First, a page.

By Sam Stone

16th Nov, 2022 | 8:10pm

Gary Neville is absolutely spot on as 49ers make behind-the-scenes Leeds United move

Leeds United fans will be completely aware of Gary Neville’s recent outburst over American ownership models becoming a frequent occurrence in the Premier League.

The Sky Sports pundit has previously highlighted (Twitter, 14 September) US investment as being a “clear and present danger” to English football as we know it.

There will be many involved with Leeds who don’t really want to hear what the former Manchester United full-back has to say, with the 49ers enterprise said to be gathering funds to complete a full takeover of the Whites in 2024 (The Times, 9 November).

Leeds are already part of a long list of Premier League clubs, that are, in some way or another, owned or partially owned by Americans.

Arsenal, Aston Villa, Chelsea, Crystal Palace, Fulham, Leeds, Liverpool, Manchester City and Manchester United all have American input at boardroom level – and now that almost half of the Premier League is owned by US investors, should there now be a genuine concern?

Firstly, there was a worrying suggestion made by The Athletic (28 March) which has to be highlighted.

They wrote: “Those close to American owners at Premier League clubs have suggested privately that the Chelsea implosion, triggered by the UK government’s decision to sanction Abramovich for his links to Russian president Vladimir Putin, which Abramovich has always vehemently denied, offers vindication for the apolitical and commercially-driven model favoured by US owners.”

Moving Abramovich’s involvement to one side, there is essentially a suggestion that American ownership models are eager for the Premier League to become detached from owners who are associated with a particular country and essentially look to make England’s top far more commercialised – much like the sports we see across the pond.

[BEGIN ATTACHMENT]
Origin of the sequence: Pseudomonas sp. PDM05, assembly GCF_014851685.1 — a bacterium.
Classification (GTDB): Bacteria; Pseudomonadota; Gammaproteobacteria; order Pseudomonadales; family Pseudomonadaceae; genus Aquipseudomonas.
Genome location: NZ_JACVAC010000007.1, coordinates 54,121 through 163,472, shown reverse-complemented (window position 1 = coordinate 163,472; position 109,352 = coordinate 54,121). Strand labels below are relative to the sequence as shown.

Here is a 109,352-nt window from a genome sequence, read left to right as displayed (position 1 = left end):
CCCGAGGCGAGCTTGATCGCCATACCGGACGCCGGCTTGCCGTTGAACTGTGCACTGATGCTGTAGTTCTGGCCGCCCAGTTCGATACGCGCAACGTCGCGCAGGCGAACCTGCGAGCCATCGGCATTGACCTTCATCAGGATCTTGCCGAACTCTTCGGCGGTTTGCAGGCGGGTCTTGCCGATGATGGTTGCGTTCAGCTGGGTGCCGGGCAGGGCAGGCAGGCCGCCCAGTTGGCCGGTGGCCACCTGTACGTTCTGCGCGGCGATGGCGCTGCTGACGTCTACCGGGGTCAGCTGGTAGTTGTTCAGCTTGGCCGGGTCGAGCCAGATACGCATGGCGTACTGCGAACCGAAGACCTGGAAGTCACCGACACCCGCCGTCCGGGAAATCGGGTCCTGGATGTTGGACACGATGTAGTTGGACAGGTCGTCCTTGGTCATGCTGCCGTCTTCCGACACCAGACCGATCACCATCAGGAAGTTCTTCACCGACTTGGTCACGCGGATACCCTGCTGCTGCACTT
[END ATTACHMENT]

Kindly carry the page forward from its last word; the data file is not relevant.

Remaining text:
Now that nine clubs have American influence, there should potentially be eyebrows raised as to which way the Premier League is heading – and we have already seen an eagerness for English clubs to be more commercial.

The European Super League campaign saw Liverpool, Manchester City, Manchester United and Arsenal all try and branch away into a competition which involved no relegation and eliminated risk, purely to improve their commercial interests. With US influence now growing, it’s not out of the question for a similar scenario to occur again in the future.

Another aspect to consider with American ownership, which Neville highlighted in his tweet, is that they simply “don’t get it”.

The Premier League and English football as a whole is an extremely unique part of our society. Going to games and enjoying them as they have been for decades is exactly what fans want. American sports are built around comfort for fans, making sure there are plenty of other elements to attending a sporting event, apart from the actual event itself.

We’ve also seen American ownership models dramatically misjudge the feel of how things work in the UK. Liverpool’s FSG have been criticised on a number of occasions for playing their part in the Project Big Picture proposal and also utilising the government’s furlough scheme during the COVID-19 pandemic.

Aspects of fan culture, transfer windows and how the league system works don’t need changing any time soon.

For Leeds fans, Andrea Radrizzani has backed the club financially in recent years. Whether they have recruited the right players is up for debate, but the money has certainly been there.

With the 49ers set to take control, it’s important to consider Liverpool, Arsenal and Manchester United as examples of how US investors can go “silent”. Liverpool and Arsenal have finally had some success but for years there was negligence and a lack of backing when it came to transfer windows and United have seen Old Trafford reduced to ruin, as the Glazers drip-feed money out of the club.

These investors see Premier League clubs as a safe commercial opportunity and they’re taking advantage of it. For Leeds, it promises to be an intriguing couple of years with the 49ers taking over, but fans should certainly take note of what has occurred elsewhere when it comes to investment from across the pod. On a much wider scale, the number of US-owned clubs could be a genuine worry.

Neville may have a point.

In other Leeds United news, Phil Hay has revealed the whispers he’s heard at Elland Road about when the 49ers will complete their takeover.